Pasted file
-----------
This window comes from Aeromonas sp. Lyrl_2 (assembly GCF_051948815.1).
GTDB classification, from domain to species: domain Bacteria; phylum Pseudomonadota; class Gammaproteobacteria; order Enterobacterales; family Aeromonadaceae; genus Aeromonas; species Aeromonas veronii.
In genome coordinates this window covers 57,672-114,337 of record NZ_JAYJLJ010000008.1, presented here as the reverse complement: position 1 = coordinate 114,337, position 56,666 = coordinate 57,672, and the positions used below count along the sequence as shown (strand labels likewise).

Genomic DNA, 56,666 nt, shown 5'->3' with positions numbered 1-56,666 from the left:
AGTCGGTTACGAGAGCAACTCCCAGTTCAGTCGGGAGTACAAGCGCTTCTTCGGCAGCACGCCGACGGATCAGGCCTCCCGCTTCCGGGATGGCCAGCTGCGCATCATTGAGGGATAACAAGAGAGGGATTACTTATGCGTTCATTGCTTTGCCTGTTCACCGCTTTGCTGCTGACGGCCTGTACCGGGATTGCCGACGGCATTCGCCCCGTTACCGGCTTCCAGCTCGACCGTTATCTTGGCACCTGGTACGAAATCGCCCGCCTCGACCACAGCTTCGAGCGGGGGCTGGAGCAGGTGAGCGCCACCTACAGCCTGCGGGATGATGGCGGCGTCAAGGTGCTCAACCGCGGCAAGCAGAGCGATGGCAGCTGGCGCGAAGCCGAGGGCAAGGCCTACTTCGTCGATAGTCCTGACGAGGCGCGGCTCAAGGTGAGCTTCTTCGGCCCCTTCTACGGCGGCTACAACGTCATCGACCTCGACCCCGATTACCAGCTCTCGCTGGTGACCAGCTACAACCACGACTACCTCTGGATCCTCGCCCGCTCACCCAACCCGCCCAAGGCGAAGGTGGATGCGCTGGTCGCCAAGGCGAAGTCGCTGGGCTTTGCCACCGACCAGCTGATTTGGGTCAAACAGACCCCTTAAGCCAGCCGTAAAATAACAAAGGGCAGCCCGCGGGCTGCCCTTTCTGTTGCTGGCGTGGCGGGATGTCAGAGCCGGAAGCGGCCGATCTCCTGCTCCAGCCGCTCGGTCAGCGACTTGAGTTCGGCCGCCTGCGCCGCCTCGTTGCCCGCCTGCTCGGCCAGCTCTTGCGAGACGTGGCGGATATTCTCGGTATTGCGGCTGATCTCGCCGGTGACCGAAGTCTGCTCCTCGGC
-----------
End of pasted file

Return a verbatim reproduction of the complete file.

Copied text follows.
This window comes from Aeromonas sp. Lyrl_2 (assembly GCF_051948815.1).
GTDB classification, from domain to species: domain Bacteria; phylum Pseudomonadota; class Gammaproteobacteria; order Enterobacterales; family Aeromonadaceae; genus Aeromonas; species Aeromonas veronii.
In genome coordinates this window covers 57,672-114,337 of record NZ_JAYJLJ010000008.1, presented here as the reverse complement: position 1 = coordinate 114,337, position 56,666 = coordinate 57,672, and the positions used below count along the sequence as shown (strand labels likewise).

Genomic DNA, 56,666 nt, shown 5'->3' with positions numbered 1-56,666 from the left:
AGTCGGTTACGAGAGCAACTCCCAGTTCAGTCGGGAGTACAAGCGCTTCTTCGGCAGCACGCCGACGGATCAGGCCTCCCGCTTCCGGGATGGCCAGCTGCGCATCATTGAGGGATAACAAGAGAGGGATTACTTATGCGTTCATTGCTTTGCCTGTTCACCGCTTTGCTGCTGACGGCCTGTACCGGGATTGCCGACGGCATTCGCCCCGTTACCGGCTTCCAGCTCGACCGTTATCTTGGCACCTGGTACGAAATCGCCCGCCTCGACCACAGCTTCGAGCGGGGGCTGGAGCAGGTGAGCGCCACCTACAGCCTGCGGGATGATGGCGGCGTCAAGGTGCTCAACCGCGGCAAGCAGAGCGATGGCAGCTGGCGCGAAGCCGAGGGCAAGGCCTACTTCGTCGATAGTCCTGACGAGGCGCGGCTCAAGGTGAGCTTCTTCGGCCCCTTCTACGGCGGCTACAACGTCATCGACCTCGACCCCGATTACCAGCTCTCGCTGGTGACCAGCTACAACCACGACTACCTCTGGATCCTCGCCCGCTCACCCAACCCGCCCAAGGCGAAGGTGGATGCGCTGGTCGCCAAGGCGAAGTCGCTGGGCTTTGCCACCGACCAGCTGATTTGGGTCAAACAGACCCCTTAAGCCAGCCGTAAAATAACAAAGGGCAGCCCGCGGGCTGCCCTTTCTGTTGCTGGCGTGGCGGGATGTCAGAGCCGGAAGCGGCCGATCTCCTGCTCCAGCCGCTCGGTCAGCGACTTGAGTTCGGCCGCCTGCGCCGCCTCGTTGCCCGCCTGCTCGGCCAGCTCTTGCGAGACGTGGCGGATATTCTCGGTATTGCGGCTGATCTCGCCGGTGACCGAAGTCTGCTCCTCGGC